The Skoda Superb Combi delivers a masterclass on how to design and build what might well be the ultimate estate car. In its latest guise, it is not only an extremely good-looking car but also one that offers a high quality interior and masses of space. Topping that off, it performs better on the road than many of its main rivals.
In the metal 4.5/5
We reckon it's easy to design a good-looking saloon, but as is often the case when it comes the turn of the estate version to be penned much of that initial style is conceded for practicality. Not so with the new Skoda Superb Combi, in fact it could be argued that in estate guise it is even better looking than the Superb saloon - a car that we already rate very highly.
Styling at the front of the car is dominated by a bold grille and large yet sleek headlights that feature a very distinctive signature through the LED daytime running lights. Back along the clamshell bonnet and flanks of the car it is sharp lines and high precision creases that are the order of the day. This gives the car a very distinctive appearance, which in certain colours really stands out. The rear of the Superb carries a very similar look to the saloon and benefits from a reasonably sized rear window that gives good levels of visibility, though you'll still be relying on the rear parking sensors in some cases.
Where the Superb will surprise most is in the area of interior quality. The fit and finish throughout the cabin are very good with high quality stitching on cars equipped with leather and plastics that, to the look and touch, are better than those found in the likes of the Ford Mondeo and Toyota Avensis. There are plenty of generously sized storage areas inside too, with a big glovebox, deep door card bins and a storage box under the centre armrest. Skoda's engineers have even equipped each front door with an umbrella that stows cleverly inside. As for the boot space, well you get a 660-litre capacity - more than the Ford Mondeo (525 litres) and Opel Insignia (540 litres) estates for example. The rear seats easily fold down and this sees boot capacity grow to a huge 1,950 litres, which eclipses its rivals.
Driving it 4/5
You can have the option of an all-wheel drive transmission in the Superb Combi, though unless you plan on either venturing further afield or want to ensure you never get stranded in winter there's not so much of a need for it. The front-wheel drive setup is very good and with the six-speed DSG automatic gearbox in this case works well at delivering smooth cruising at higher speeds and a relaxing drive at town speeds. Both the 2.0-litre TDI engine and DSG transmission might not be the first choice for many buyers, perhaps preferring the cheaper manual 1.6-litre TDI model, but it is a good combination - some will see the €4,900 premium as money better spent elsewhere. Incidentally, the 1.6-litre TDI engine can be specified with a seven-speed DSG transmission for €2,000 over the price of the manual.
Whether loaded up or not the Superb Combi delivers a drive that is refined - the cabin is well insulated from engine noise and there isn't a great deal of road rumble either. The range-topping Style model is equipped with 17-inch alloy wheels that aren't too big as to impinge on the ride quality, though if it's a big luxurious cruise you're after the mid-level Ambition trim's 16-inch wheels will add more comfort. Thanks to its MQB platform, the car is some 23mm longer than the previous Superb Combi though it has extended its wheelbase by 80mm benefitting passenger comfort, but also the mid-corner stability by having its wheels pushed further towards the corners of the car. The suspension has a slightly firm bias but it performs well over a variety of surfaces.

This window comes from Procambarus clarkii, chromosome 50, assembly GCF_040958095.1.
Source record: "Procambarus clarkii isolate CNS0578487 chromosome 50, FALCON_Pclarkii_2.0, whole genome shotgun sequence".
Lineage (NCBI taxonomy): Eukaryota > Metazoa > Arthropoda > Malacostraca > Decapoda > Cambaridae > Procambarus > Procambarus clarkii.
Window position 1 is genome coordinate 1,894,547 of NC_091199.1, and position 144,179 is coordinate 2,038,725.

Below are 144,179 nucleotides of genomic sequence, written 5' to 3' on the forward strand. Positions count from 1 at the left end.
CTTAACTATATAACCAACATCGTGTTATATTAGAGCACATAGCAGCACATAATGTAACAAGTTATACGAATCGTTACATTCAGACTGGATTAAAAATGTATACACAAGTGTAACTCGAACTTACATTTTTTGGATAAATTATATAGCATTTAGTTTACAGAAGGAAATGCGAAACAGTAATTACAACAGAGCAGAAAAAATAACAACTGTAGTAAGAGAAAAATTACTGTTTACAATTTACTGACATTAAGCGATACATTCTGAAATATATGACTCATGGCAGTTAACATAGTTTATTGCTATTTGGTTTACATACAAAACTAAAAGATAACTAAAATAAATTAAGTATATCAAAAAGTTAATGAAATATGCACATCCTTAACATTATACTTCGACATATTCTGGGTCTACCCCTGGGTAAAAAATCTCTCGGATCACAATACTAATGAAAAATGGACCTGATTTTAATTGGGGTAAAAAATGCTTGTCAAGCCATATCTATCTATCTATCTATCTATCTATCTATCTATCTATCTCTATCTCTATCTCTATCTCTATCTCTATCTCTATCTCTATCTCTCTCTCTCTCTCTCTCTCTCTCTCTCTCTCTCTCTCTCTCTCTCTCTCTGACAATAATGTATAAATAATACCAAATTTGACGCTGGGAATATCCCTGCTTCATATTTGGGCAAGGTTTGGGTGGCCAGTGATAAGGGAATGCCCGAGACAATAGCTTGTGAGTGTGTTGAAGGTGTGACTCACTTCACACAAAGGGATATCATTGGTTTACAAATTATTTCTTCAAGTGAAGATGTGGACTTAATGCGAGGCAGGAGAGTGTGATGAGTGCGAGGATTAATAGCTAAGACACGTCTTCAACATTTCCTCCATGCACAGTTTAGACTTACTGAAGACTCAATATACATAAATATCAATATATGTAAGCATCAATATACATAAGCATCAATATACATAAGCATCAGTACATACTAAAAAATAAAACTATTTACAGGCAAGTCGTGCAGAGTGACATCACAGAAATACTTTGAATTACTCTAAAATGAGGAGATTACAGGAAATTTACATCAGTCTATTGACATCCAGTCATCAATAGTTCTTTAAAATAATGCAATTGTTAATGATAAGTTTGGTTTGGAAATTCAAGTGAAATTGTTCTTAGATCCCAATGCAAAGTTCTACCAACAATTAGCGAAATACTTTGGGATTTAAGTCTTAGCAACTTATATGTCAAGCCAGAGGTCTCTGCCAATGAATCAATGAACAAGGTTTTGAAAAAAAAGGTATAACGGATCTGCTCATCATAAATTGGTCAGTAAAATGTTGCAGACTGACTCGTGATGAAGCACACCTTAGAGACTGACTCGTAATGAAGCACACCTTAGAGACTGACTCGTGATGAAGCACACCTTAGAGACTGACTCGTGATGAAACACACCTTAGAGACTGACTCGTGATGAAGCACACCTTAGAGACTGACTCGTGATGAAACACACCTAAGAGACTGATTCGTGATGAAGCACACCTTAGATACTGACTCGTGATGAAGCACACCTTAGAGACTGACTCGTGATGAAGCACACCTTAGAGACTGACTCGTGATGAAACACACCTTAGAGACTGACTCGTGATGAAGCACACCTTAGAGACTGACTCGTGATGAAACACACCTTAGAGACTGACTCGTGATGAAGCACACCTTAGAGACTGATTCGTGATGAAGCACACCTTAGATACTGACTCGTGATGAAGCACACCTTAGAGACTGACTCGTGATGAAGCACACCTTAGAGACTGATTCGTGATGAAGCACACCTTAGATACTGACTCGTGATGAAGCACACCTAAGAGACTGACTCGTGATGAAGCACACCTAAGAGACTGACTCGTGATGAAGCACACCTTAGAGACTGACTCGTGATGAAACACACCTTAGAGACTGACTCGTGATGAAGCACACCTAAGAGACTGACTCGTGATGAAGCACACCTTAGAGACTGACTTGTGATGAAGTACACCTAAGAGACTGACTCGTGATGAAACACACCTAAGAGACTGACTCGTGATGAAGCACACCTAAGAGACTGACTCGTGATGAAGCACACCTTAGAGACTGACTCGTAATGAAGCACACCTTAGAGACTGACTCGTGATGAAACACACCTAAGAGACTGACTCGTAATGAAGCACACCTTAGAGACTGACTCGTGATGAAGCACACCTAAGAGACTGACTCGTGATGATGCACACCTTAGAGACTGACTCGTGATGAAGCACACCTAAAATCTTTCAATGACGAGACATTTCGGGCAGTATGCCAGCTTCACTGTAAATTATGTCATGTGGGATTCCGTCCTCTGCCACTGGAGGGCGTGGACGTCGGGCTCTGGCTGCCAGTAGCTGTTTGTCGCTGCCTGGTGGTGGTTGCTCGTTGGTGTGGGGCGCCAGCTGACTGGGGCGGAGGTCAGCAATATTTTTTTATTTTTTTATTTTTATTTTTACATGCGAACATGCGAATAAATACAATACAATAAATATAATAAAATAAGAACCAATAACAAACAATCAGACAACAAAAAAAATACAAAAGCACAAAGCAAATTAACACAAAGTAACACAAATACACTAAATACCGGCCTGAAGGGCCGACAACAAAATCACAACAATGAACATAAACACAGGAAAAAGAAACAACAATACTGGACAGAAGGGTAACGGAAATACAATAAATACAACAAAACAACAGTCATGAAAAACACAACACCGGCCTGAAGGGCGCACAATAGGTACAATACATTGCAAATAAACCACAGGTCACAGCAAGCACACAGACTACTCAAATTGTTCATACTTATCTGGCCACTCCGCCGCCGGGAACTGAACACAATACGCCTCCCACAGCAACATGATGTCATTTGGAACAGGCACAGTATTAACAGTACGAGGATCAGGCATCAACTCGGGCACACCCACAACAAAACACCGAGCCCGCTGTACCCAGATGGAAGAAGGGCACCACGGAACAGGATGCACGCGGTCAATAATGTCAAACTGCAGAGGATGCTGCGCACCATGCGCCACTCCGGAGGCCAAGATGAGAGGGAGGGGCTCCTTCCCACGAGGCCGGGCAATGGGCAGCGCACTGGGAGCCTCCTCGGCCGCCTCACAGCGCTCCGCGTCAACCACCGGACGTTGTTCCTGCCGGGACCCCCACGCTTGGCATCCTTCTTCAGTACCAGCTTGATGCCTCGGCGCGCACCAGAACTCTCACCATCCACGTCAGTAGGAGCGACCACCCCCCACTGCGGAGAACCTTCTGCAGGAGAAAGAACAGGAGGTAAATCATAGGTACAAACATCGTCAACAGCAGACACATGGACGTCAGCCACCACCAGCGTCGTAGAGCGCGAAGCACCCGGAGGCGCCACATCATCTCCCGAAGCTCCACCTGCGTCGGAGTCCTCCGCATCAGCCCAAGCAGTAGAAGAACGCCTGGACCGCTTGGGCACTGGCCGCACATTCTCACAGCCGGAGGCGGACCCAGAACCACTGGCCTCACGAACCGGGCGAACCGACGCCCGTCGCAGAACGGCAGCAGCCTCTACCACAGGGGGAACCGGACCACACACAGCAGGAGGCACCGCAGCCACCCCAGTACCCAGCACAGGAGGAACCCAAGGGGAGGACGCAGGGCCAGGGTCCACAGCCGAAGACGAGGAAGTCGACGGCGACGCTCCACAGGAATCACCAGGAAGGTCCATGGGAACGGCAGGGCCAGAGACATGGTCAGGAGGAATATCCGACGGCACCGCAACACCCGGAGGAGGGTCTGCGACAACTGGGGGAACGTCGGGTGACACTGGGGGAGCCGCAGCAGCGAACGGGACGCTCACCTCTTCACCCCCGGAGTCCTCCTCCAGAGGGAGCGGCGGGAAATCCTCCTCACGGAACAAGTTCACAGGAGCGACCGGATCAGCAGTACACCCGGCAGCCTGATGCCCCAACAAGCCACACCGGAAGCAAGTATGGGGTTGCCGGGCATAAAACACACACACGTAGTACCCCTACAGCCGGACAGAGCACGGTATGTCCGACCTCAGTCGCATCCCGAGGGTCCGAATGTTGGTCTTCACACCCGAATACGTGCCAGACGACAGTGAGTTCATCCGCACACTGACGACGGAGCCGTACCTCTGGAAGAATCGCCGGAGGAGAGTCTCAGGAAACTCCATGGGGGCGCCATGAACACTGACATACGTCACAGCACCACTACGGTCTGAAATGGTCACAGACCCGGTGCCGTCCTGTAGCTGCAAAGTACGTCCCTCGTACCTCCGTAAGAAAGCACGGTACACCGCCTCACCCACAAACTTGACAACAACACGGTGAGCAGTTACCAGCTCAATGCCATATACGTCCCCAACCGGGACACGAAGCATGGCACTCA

What you get for your money 4/5
Aside from one of the largest interiors in the segment, Skoda has put together some good equipment levels in the Superb range. All cars, starting with the Active trim grade, get dual-zone climate control, Bluetooth phone connectivity, a speed limiter and hill assist in addition to the usual safety assistance systems.
Most buyers are likely to see the best value for money in the mid-level Ambition grade. This is a €2,500 price walk from the Active trim, but you get a good deal more; most notable are the Bolero touchscreen infotainment system that includes MirrorLink, Smart Link and Apple Car Play smartphone connectivity. Buyers also get bi-Xenon lights, LED taillights, 16-inch alloy wheels, cruise control, automatic windscreen wipers, a Maxi Dot central dashboard display and heated front seats. Annoyingly, a reversing camera doesn't come as standard on this trim grade.
That should be enough to keep most happy but if you're after more luxury, spending a further €3,700 will get you a full leather interior, ambient and rear footwell lighting, electrically adjustable driver's seat and three-zone air conditioning. There's also an eight-inch Columbus display that includes satellite navigation.
Ford Mondeo Estate: drives well but neither as practical nor accommodating as the Skoda. Or, dare we say it, as attractive.
Volkswagen Passat Estate: bereft of character and more expensive than the Superb; to pick this over the Skoda you'd have to be a huge Volkswagen aficionado.
Mazda6 Estate: great style and something a bit different, we love the 6... but we reckon the Skoda has it covered in all departments.
Skoda has carved out a healthy reputation for offering spacious, practical cars so it's fitting that the Superb Combi, its range-topping vehicle, should excel in these areas. It has more than enough room to suit most people's needs and it's all wrapped up in a very good-looking package. The fact that it drives every bit as well as the more expensive Volkswagen Passat only serves to strengthen the Skoda's case.